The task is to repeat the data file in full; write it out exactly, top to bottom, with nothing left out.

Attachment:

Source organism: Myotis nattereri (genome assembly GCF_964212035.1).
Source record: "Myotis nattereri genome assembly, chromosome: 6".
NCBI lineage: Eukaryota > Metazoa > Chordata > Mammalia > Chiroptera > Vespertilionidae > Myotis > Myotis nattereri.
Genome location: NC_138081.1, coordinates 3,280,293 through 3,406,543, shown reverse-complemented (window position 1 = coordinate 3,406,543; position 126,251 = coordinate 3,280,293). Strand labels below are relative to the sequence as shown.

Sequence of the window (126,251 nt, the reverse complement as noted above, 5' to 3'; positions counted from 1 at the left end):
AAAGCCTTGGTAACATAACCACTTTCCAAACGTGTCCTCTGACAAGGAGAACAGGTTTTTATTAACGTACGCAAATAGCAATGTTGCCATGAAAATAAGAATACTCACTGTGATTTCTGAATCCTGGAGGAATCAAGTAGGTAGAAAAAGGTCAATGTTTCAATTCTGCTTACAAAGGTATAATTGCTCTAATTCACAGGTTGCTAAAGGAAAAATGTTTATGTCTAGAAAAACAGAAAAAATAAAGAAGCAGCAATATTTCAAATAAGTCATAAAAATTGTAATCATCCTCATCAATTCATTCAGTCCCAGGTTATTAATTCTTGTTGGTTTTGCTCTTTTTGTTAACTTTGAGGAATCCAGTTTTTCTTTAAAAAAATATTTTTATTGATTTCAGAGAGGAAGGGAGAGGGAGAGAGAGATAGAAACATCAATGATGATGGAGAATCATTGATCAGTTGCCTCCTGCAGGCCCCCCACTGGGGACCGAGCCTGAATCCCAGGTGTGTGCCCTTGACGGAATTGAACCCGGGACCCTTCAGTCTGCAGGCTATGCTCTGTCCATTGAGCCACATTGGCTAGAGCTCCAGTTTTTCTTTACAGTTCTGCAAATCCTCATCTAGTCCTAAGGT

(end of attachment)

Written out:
Source organism: Myotis nattereri (genome assembly GCF_964212035.1).
Source record: "Myotis nattereri genome assembly, chromosome: 6".
NCBI lineage: Eukaryota > Metazoa > Chordata > Mammalia > Chiroptera > Vespertilionidae > Myotis > Myotis nattereri.
Genome location: NC_138081.1, coordinates 3,280,293 through 3,406,543, shown reverse-complemented (window position 1 = coordinate 3,406,543; position 126,251 = coordinate 3,280,293). Strand labels below are relative to the sequence as shown.

Sequence of the window (126,251 nt, the reverse complement as noted above, 5' to 3'; positions counted from 1 at the left end):
AAAGCCTTGGTAACATAACCACTTTCCAAACGTGTCCTCTGACAAGGAGAACAGGTTTTTATTAACGTACGCAAATAGCAATGTTGCCATGAAAATAAGAATACTCACTGTGATTTCTGAATCCTGGAGGAATCAAGTAGGTAGAAAAAGGTCAATGTTTCAATTCTGCTTACAAAGGTATAATTGCTCTAATTCACAGGTTGCTAAAGGAAAAATGTTTATGTCTAGAAAAACAGAAAAAATAAAGAAGCAGCAATATTTCAAATAAGTCATAAAAATTGTAATCATCCTCATCAATTCATTCAGTCCCAGGTTATTAATTCTTGTTGGTTTTGCTCTTTTTGTTAACTTTGAGGAATCCAGTTTTTCTTTAAAAAAATATTTTTATTGATTTCAGAGAGGAAGGGAGAGGGAGAGAGAGATAGAAACATCAATGATGATGGAGAATCATTGATCAGTTGCCTCCTGCAGGCCCCCCACTGGGGACCGAGCCTGAATCCCAGGTGTGTGCCCTTGACGGAATTGAACCCGGGACCCTTCAGTCTGCAGGCTATGCTCTGTCCATTGAGCCACATTGGCTAGAGCTCCAGTTTTTCTTTACAGTTCTGCAAATCCTCATCTAGTCCTAAGGT